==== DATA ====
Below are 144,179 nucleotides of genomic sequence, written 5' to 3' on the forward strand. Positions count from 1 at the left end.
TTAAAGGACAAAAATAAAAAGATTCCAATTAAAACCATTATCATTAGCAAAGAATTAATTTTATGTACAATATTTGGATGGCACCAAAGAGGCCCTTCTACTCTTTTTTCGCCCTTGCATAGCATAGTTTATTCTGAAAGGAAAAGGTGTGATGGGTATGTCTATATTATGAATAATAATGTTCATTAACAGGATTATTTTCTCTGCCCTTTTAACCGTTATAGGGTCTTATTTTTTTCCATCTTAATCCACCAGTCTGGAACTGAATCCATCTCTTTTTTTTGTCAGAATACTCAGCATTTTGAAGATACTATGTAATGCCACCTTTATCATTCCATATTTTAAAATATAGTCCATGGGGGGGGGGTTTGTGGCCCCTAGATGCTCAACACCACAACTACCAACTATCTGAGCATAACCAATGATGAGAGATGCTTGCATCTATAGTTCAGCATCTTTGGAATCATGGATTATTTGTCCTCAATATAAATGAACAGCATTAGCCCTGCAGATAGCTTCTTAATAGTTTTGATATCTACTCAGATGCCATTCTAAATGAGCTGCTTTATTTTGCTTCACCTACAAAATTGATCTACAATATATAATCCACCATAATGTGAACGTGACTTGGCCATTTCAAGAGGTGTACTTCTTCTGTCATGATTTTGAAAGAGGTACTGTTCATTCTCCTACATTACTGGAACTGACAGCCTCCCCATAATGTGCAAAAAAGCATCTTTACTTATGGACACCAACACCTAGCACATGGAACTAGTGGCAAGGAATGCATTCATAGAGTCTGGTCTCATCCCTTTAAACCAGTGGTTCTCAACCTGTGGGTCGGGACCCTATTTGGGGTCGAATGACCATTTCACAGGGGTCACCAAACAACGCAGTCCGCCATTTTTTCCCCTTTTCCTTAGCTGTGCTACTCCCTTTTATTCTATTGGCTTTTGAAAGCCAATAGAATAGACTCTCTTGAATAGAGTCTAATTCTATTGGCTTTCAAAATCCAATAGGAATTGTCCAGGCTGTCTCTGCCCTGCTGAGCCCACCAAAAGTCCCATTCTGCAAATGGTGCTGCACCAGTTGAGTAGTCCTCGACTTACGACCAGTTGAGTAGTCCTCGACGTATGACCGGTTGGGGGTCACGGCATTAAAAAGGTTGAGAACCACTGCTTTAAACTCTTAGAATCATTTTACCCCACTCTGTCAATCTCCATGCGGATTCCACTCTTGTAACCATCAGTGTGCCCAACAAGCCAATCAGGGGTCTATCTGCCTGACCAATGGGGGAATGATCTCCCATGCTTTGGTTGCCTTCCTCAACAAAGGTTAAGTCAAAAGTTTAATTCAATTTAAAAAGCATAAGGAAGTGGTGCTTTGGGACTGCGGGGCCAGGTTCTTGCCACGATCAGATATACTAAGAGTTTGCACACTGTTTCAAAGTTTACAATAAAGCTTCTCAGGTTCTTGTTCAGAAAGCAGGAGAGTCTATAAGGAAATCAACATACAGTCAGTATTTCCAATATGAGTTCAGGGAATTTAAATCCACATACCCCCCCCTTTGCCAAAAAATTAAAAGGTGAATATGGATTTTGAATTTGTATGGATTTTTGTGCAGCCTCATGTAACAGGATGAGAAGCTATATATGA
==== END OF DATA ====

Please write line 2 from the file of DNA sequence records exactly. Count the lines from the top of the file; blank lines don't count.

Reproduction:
TTAAAGGACAAAAATAAAAAGATTCCAATTAAAACCATTATCATTAGCAAAGAATTAATTTTATGTACAATATTTGGATGGCACCAAAGAGGCCCTTCTACTCTTTTTTCGCCCTTGCATAGCATAGTTTATTCTGAAAGGAAAAGGTGTGATGGGTATGTCTATATTATGAATAATAATGTTCATTAACAGGATTATTTTCTCTGCCCTTTTAACCGTTATAGGGTCTTATTTTTTTCCATCTTAATCCACCAGTCTGGAACTGAATCCATCTCTTTTTTTTGTCAGAATACTCAGCATTTTGAAGATACTATGTAATGCCACCTTTATCATTCCATATTTTAAAATATAGTCCATGGGGGGGGGGTTTGTGGCCCCTAGATGCTCAACACCACAACTACCAACTATCTGAGCATAACCAATGATGAGAGATGCTTGCATCTATAGTTCAGCATCTTTGGAATCATGGATTATTTGTCCTCAATATAAATGAACAGCATTAGCCCTGCAGATAGCTTCTTAATAGTTTTGATATCTACTCAGATGCCATTCTAAATGAGCTGCTTTATTTTGCTTCACCTACAAAATTGATCTACAATATATAATCCACCATAATGTGAACGTGACTTGGCCATTTCAAGAGGTGTACTTCTTCTGTCATGATTTTGAAAGAGGTACTGTTCATTCTCCTACATTACTGGAACTGACAGCCTCCCCATAATGTGCAAAAAAGCATCTTTACTTATGGACACCAACACCTAGCACATGGAACTAGTGGCAAGGAATGCATTCATAGAGTCTGGTCTCATCCCTTTAAACCAGTGGTTCTCAACCTGTGGGTCGGGACCCTATTTGGGGTCGAATGACCATTTCACAGGGGTCACCAAACAACGCAGTCCGCCATTTTTTCCCCTTTTCCTTAGCTGTGCTACTCCCTTTTATTCTATTGGCTTTTGAAAGCCAATAGAATAGACTCTCTTGAATAGAGTCTAATTCTATTGGCTTTCAAAATCCAATAGGAATTGTCCAGGCTGTCTCTGCCCTGCTGAGCCCACCAAAAGTCCCATTCTGCAAATGGTGCTGCACCAGTTGAGTAGTCCTCGACTTACGACCAGTTGAGTAGTCCTCGACGTATGACCGGTTGGGGGTCACGGCATTAAAAAGGTTGAGAACCACTGCTTTAAACTCTTAGAATCATTTTACCCCACTCTGTCAATCTCCATGCGGATTCCACTCTTGTAACCATCAGTGTGCCCAACAAGCCAATCAGGGGTCTATCTGCCTGACCAATGGGGGAATGATCTCCCATGCTTTGGTTGCCTTCCTCAACAAAGGTTAAGTCAAAAGTTTAATTCAATTTAAAAAGCATAAGGAAGTGGTGCTTTGGGACTGCGGGGCCAGGTTCTTGCCACGATCAGATATACTAAGAGTTTGCACACTGTTTCAAAGTTTACAATAAAGCTTCTCAGGTTCTTGTTCAGAAAGCAGGAGAGTCTATAAGGAAATCAACATACAGTCAGTATTTCCAATATGAGTTCAGGGAATTTAAATCCACATACCCCCCCCTTTGCCAAAAAATTAAAAGGTGAATATGGATTTTGAATTTGTATGGATTTTTGTGCAGCCTCATGTAACAGGATGAGAAGCTATATATGA